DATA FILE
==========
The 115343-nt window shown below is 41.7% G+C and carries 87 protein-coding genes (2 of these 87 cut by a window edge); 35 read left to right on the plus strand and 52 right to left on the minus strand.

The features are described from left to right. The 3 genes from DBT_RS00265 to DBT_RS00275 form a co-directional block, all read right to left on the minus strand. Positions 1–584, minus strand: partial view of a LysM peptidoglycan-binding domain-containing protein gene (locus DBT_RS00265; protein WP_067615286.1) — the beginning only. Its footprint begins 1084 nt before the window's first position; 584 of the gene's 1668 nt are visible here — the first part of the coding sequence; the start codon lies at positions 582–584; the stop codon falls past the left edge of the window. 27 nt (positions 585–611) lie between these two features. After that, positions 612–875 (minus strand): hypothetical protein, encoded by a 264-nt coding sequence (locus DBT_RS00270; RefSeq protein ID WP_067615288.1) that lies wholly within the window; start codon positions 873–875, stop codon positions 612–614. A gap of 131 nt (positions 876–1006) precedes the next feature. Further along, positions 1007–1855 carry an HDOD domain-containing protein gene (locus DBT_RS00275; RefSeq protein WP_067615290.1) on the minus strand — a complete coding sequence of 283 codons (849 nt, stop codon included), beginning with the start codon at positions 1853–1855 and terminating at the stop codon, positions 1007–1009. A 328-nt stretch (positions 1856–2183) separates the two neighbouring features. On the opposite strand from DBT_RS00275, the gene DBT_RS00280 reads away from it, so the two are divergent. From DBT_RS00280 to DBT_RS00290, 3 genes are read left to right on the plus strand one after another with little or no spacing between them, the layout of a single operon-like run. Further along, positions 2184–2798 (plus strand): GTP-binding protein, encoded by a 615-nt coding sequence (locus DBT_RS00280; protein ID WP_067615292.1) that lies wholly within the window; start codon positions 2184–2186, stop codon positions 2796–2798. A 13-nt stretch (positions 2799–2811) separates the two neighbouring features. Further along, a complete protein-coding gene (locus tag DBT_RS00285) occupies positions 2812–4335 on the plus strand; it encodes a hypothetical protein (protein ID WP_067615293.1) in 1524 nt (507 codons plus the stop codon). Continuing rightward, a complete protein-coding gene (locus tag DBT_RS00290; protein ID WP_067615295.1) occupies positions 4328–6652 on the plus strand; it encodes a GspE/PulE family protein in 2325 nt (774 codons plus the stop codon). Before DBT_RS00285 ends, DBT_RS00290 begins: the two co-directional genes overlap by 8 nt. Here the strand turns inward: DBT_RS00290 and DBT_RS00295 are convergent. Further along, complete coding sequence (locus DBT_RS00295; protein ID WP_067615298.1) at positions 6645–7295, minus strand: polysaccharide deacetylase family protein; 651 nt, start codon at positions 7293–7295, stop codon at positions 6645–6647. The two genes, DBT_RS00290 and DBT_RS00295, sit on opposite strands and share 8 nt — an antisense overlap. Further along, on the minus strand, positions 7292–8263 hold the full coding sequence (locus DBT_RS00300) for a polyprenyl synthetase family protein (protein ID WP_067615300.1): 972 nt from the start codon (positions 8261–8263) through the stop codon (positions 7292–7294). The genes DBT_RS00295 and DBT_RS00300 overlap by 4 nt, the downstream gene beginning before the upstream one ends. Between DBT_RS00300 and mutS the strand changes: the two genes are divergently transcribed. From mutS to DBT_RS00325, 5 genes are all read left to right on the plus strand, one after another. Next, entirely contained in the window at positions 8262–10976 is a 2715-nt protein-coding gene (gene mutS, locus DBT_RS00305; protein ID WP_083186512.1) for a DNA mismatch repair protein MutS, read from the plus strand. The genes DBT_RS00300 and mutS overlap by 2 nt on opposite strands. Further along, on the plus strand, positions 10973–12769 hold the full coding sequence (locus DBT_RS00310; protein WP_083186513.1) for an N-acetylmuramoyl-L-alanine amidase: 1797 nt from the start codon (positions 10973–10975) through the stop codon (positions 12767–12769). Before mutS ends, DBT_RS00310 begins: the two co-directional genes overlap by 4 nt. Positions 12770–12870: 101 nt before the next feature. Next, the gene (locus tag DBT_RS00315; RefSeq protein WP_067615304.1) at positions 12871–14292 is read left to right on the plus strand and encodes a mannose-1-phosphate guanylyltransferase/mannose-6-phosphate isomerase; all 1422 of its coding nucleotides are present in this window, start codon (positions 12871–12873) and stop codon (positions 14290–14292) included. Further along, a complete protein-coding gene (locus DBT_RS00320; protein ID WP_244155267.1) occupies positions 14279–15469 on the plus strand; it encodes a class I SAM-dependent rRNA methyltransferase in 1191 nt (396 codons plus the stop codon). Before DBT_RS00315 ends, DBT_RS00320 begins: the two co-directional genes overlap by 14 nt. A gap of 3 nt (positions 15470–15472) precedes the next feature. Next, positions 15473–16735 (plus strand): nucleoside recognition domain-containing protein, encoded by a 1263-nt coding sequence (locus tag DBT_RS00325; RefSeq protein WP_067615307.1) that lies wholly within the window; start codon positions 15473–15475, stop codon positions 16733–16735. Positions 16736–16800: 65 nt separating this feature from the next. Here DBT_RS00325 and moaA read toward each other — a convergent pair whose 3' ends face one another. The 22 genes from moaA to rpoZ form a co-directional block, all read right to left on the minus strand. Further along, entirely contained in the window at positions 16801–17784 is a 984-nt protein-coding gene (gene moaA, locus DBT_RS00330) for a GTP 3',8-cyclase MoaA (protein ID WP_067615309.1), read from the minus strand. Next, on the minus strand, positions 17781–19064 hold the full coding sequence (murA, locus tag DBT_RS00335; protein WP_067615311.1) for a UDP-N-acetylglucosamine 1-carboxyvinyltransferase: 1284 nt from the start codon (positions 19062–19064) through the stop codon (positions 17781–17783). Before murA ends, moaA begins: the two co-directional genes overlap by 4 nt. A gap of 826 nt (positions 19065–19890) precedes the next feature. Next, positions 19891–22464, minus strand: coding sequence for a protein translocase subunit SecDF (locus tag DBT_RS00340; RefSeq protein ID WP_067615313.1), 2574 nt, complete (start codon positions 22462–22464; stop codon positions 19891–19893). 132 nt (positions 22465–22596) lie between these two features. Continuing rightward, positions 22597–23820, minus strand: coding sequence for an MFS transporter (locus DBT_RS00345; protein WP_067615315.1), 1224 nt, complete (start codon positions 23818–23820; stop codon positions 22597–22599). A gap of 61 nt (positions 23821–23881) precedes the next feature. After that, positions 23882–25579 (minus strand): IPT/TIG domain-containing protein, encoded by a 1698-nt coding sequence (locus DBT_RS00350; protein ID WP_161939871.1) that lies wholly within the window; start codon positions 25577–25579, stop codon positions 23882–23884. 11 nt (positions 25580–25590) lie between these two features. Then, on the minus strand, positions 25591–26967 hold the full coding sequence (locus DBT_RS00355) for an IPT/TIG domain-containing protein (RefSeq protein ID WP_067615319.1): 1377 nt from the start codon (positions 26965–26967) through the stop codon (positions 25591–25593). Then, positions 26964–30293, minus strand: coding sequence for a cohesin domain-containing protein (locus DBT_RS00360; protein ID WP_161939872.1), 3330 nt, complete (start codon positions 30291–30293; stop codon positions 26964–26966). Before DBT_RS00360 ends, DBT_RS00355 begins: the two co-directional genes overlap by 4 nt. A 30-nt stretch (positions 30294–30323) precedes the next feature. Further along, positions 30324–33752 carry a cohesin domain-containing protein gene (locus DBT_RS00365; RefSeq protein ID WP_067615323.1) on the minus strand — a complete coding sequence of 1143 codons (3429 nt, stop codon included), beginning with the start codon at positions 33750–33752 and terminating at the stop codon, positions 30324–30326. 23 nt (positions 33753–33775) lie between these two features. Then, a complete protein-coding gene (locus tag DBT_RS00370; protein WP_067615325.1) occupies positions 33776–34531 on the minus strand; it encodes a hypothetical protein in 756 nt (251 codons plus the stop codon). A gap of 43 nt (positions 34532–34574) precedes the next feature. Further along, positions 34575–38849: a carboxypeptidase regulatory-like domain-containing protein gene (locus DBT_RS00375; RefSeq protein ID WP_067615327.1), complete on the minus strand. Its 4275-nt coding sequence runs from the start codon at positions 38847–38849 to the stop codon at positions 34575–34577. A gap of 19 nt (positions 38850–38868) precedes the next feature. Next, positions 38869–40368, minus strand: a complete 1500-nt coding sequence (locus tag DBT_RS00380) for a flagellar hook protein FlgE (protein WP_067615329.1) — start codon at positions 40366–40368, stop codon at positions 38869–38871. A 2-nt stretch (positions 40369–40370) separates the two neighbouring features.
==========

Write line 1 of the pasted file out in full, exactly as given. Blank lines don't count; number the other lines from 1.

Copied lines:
The 115343-nt window shown below is 41.7% G+C and carries 87 protein-coding genes (2 of these 87 cut by a window edge); 35 read left to right on the plus strand and 52 right to left on the minus strand.